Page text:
You become, effectively, asocial in a tightening, downward spiral. Only now do I have the objectivity and critical tool kit to see what happened; at the time I drifted aimlessly on a sea of calm, functional depression. It’s like moving in suspended animation. I couldn’t stand being on Facebook and seeing group oriented behaviour. A wall of unmotivated inability stood between me and pro-social activities. Now from time to time, for a variety of reasons, certain people will break through your bubble of isolation. Since the mind perceives them as scarce, you become emotionally fixated on them, a sure recipe to destruct a relationship. You obsess over the slightest signal of non-reciprocation. You need them more than they need you. You feel small, and constantly unwanted. And you must constantly deal with a power imbalance. He who cares least about a relationship controls it. In a way, it’s an objective scarcity too. Few people understand the unique personal histories of homeschoolers.

There’s often an outsized intellect compensating for a bereft emotional state.

Adults laud your academic achievements. Children feel jealous and push you away in spite. You condescendingly look at the ‘ignorant fools’ around you, trying to pretend you’re not envious of their social capital. To this day, I still struggle with these two dynamics. In quiet moments, I feel quite fucked up. Sometimes, a wave of intense loneliness sweeps over me, and in one of them I wrote these two poems/songs:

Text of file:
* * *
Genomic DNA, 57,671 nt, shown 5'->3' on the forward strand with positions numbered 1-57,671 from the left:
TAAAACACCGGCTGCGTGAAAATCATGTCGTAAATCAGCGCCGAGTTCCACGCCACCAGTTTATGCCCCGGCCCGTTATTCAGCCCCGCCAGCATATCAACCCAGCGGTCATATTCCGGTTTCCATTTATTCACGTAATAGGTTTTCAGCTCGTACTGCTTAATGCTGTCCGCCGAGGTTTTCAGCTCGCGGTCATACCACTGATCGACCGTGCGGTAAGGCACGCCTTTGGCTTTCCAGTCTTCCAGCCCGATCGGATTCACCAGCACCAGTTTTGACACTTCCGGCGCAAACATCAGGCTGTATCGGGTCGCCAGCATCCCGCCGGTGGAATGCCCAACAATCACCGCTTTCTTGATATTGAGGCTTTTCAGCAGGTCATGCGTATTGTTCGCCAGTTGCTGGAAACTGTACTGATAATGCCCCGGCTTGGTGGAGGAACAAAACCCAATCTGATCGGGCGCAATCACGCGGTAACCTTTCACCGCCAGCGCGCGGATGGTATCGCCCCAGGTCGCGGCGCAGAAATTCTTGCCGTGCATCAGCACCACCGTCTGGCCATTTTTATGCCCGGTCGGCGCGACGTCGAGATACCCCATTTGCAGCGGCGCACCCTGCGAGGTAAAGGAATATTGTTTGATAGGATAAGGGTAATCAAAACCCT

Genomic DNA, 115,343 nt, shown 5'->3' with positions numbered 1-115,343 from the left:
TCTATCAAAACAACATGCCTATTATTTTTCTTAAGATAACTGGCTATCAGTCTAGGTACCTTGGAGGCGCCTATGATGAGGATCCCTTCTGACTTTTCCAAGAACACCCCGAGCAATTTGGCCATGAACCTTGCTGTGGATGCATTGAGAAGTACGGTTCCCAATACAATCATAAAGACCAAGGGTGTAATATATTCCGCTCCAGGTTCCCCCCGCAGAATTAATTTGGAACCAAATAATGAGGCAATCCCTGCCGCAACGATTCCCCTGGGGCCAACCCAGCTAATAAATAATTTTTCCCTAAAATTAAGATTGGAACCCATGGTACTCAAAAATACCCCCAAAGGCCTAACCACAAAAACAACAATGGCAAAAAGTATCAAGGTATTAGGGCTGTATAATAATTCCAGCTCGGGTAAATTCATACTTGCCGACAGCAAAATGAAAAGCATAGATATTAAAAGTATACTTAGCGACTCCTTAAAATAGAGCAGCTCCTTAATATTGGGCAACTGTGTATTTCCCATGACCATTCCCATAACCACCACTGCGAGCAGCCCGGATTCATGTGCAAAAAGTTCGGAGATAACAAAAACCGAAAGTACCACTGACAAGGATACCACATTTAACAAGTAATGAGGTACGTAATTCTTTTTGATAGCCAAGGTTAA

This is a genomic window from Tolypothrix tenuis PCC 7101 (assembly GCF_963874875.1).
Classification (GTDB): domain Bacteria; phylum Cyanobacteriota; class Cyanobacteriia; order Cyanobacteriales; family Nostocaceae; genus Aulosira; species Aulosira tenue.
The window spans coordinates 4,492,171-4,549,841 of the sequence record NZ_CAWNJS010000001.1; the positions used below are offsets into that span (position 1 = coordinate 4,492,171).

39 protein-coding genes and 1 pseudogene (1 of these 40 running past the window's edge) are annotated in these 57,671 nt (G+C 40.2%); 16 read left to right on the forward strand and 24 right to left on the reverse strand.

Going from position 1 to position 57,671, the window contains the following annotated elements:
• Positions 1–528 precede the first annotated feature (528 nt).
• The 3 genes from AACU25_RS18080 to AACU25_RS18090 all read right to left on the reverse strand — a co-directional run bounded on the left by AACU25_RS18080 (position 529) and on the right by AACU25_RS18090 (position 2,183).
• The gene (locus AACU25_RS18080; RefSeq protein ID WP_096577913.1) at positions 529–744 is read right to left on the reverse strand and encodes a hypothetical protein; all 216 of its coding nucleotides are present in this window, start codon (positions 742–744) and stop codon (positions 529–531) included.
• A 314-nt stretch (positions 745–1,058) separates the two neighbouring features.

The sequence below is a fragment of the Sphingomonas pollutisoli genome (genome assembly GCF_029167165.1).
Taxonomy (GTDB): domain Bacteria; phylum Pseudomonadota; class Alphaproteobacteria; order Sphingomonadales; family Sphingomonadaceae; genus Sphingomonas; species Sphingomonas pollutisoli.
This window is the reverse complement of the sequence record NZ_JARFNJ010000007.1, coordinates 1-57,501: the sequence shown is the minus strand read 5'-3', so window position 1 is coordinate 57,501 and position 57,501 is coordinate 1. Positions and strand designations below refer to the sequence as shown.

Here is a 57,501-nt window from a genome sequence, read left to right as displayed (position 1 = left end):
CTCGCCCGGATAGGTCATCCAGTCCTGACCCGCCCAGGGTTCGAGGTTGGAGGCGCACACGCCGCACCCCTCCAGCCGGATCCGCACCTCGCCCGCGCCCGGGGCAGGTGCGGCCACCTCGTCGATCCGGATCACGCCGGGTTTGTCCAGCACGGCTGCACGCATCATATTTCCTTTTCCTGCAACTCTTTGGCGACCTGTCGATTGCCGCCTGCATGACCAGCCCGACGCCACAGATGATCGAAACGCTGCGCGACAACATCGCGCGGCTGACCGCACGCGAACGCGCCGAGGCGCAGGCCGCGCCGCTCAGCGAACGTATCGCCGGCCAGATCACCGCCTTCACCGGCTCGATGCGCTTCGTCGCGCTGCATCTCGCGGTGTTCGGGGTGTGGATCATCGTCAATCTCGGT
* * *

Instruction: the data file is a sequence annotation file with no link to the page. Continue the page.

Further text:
I feel the reservoir press against my spirit
A weight of water unmarked by morning light
Or cheerful souls drifting on the edge of my ken.
This mortal current sweeps my soul within it
And against the firmament I wage an unceasing fight.
I want to go beyond the 12 mile limit
Join two streams into one
But you are lost and never found
Beyond the horizon to which I tend.
Let me stretch out my hand away from the sirens in my mind
And live in hope I’ll feel your grasp before we sink in sorrowful seas.


In my sleep I found it
Found the glow that lights our path
Took the meteor to bits with my bare hands
Strew my dreams through the aftermath
Yeah they don’t know what I want to know
They don’t know where I wanna go
down the river in my mind, down the the river in my mind
I’ll flow, I’ll flow, through grains of time
I stretched out my heart
Touched the cheek of the girl next door
Her candle light eyes lit up my face
But I let the fire fall apart
If you want to see me
Before the man comes around
See the shooting stars in the north
Then turn the other way round
Embers scattered in the snow
Red white red white red white glow
Melting heat melting flakes
ceaseless fusion, silent sound